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Monday, August 29, 2011

Dancing with Fred and Ginger

Of equal importance with the Busby Berkeley musicals of the 1930s were the films of Fred Astaire and Ginger Rogers. How these two even met is a mini-story of its own.

Born in 1899, Fred was a popular Broadway star during the 1920s along with his sister Adele. When Adele retired in the late 1920s, Fred started looking toward Hollywood. Ginger had some Broadway experience but by 1930 was still only nineteen years old. However, like Fred, she had Hollywood on her mind.

Both scuffled a bit out west but in 1933, RKO was looking for a dance team for their Dolores del Rio-Gene Raymond musical, “Flying Down to Rio”. In spite of their minimal film experience, Fred and Ginger were given the parts along with fourth and fifth billing. They looked a bit odd: He was a balding mid 30s guy while Ginger was a gorgeous young blonde babe of twenty-two. That was forgotten after they did their sensual eighteen minute dance of the Carioca. They started a Carioca dance craze and assured themselves stardom for the next six years after gliding across those white pianos.

Next came “The Gay Divorcee” where Astaire-Rogers started another dance craze with ”The Continental” along with a number to Cole Porter’s “Night and Day”.

They were on a roll in the mid 1930s as they recorded successes like “Top Hat” (1935), “Follow the Fleet” (1936), “Shall We Dance?” (1937), and “Carefree” (1938).

After nine films in six years, they decided enough was enough and decided to move on. Their only film together after 1939 was “The Barkley’s of Broadway” (1949) which was a reunion flick and also their only film done in color.

Fred had gone on to other musicals with dancers like Rita Hayworth while Ginger tried straight acting. After playing so many light hearted musical parts, she surprised everyone by winning the Best Actress Oscar for “Kitty Foyle” in 1940. If you haven’t seen that film, check it out the next time it is on TCM. It is worth your time.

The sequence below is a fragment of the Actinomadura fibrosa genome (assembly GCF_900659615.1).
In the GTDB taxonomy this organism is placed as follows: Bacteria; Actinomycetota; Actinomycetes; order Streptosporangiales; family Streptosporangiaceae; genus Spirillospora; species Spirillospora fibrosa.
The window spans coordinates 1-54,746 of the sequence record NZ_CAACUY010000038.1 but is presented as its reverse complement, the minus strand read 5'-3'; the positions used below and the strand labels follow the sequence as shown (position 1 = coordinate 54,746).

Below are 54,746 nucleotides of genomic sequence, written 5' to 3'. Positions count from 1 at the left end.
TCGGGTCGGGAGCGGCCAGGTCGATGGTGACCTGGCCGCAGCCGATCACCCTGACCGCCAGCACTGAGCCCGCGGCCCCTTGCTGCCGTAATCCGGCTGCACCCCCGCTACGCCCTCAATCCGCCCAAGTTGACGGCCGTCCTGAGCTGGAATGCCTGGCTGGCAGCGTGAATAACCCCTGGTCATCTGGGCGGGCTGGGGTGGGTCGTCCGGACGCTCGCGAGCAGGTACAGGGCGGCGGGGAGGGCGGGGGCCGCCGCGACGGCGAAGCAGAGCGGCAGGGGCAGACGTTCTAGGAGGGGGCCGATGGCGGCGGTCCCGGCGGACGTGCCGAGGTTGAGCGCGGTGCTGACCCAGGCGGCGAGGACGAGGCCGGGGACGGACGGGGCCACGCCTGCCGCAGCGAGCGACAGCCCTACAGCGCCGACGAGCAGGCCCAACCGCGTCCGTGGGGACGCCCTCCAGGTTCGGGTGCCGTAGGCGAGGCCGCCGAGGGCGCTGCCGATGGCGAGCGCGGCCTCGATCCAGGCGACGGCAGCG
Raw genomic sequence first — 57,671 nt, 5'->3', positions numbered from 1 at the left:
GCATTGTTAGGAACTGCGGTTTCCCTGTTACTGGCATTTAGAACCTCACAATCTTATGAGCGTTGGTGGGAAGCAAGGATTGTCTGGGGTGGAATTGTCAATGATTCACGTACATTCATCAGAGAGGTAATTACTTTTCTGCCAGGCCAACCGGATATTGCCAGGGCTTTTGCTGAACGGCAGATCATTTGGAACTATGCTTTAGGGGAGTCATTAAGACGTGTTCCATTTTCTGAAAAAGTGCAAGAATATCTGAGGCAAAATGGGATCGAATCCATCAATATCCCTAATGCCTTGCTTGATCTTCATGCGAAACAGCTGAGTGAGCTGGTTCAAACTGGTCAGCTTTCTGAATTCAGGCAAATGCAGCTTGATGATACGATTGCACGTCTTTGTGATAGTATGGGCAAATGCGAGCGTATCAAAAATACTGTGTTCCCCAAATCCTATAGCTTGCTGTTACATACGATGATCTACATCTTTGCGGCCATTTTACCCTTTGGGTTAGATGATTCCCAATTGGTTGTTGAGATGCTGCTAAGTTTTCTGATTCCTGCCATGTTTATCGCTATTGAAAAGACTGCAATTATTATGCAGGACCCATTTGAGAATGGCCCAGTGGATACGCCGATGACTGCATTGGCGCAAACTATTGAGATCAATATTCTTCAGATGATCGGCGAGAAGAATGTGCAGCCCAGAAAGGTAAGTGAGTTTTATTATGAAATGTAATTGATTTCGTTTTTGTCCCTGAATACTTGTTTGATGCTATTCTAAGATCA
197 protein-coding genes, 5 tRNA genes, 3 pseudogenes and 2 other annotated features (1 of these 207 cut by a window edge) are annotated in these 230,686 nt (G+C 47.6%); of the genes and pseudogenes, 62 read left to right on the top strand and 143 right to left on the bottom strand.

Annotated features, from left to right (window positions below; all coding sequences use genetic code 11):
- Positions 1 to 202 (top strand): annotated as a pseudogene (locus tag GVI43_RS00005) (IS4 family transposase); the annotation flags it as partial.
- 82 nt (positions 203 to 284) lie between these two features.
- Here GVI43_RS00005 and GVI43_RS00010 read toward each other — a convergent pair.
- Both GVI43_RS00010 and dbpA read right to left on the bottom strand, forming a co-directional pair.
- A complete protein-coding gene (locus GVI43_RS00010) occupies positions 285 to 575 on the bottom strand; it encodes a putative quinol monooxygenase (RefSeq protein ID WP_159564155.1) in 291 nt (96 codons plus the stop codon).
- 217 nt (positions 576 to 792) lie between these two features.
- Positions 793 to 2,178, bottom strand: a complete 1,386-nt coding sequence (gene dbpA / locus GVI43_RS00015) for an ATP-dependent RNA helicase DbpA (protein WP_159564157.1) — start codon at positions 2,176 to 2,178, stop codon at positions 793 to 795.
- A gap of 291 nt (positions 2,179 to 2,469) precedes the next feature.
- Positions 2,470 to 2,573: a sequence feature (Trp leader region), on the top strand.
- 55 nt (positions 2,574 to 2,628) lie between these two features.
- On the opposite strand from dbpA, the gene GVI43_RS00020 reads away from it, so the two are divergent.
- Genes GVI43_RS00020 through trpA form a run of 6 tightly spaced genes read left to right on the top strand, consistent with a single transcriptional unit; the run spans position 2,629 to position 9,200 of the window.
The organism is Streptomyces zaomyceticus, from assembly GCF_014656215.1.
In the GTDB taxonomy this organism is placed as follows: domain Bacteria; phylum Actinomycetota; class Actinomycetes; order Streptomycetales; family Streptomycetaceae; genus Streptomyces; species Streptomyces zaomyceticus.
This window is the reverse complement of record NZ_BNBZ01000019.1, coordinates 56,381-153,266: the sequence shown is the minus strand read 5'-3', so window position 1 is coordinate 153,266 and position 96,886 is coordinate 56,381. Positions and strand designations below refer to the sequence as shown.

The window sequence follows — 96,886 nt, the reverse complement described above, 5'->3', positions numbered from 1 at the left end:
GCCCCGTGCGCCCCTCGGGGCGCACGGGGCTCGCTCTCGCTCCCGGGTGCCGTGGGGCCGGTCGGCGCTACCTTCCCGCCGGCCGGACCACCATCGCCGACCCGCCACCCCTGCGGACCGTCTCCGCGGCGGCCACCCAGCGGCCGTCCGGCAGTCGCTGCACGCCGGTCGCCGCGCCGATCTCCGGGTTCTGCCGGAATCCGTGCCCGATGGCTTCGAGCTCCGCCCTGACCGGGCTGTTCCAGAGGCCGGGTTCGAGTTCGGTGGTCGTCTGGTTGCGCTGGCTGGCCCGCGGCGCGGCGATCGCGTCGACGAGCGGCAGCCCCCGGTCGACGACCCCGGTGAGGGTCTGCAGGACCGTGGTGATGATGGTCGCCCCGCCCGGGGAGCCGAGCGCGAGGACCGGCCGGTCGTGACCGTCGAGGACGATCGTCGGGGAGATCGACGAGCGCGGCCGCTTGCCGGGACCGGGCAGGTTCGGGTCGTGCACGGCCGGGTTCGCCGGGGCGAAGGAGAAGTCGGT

Fred danced his way up to 1976 with an appearance in “That’s Entertainment, Part II”. He also did a lot of straight acting and got an AA nomination for “The Towering Inferno” (1974). Ginger continued acting but after “Kitty Foyle” the good parts dried up.

Fred Astaire and Ginger Rogers doing what they did best. (RKO Pictures)

As a side note, Ginger’s mother was the quintessential stage mother who didn’t think that Astaire was that good and that Ginger should have received more credit for her work. At one time she supposedly said “Ginger does the same things he does only she does them backwards with heels.”

Regardless, for a couple of kids from Nebraska and Missouri, Fred and Ginger did pretty well. In an early screen test one movie executive said that Fred “can’t sing, can’t act, can dance a little.” So much for his evaluation!

Fred died in 1987 and Ginger followed him in 1995. A couple of years ago, Ginger’s childhood home and birthplace in Independence, Missouri was for sale at $20,000. There were no offers.

Saturday, August 20, 2011

Film Censorship: Hays and Breen

What would Will Hays think if he was alive today and saw the nudity in films along with the dreaded “F” word used so frequently? Since he was brought in by the MPAA to “tone down” the action on the screen it was assumed he was a hardnosed guy. Actually, he was pretty mild mannered having worked in the Harding administration as the Postmaster General before Hollywood called in 1922.

Hays took the job and set some informal guidelines for the studios to follow. By 1927, he formalized the rules and, although he meant well, they were largely ignored. The studios liked the 48 year old ex-Postmaster because he kept the government off their backs, but 1927 was the Jazz Age so who wanted rules?

With sound taking over movies in 1930, it became apparent that stronger censorship was needed. On March 31, 1930, the Production Code (Hays Code) was adopted and as had been the case with the original Hays Code, was ignored. By 1934 the Catholic Legion of Decency was established with the goal of strictly enforcing the code. Also, the Production Code Administration was established in July, 1934 as a response to the lewd movie fare of the early 1930s. A tough character named Joseph Breen was named as its director and was very literal in his enforcement.

Will Hays: Mild mannered censor from Indiana

The era of 1930-1934 was known as the “pre-code era” because, even though a code existed, it was not followed. Take a look at films from the pre-code times and compare them to 1934 and afterwards when Breen took over. There were no more shots of a scantily dressed Fay Wray or thinly veiled nipples as in “Gold Diggers of 1933”.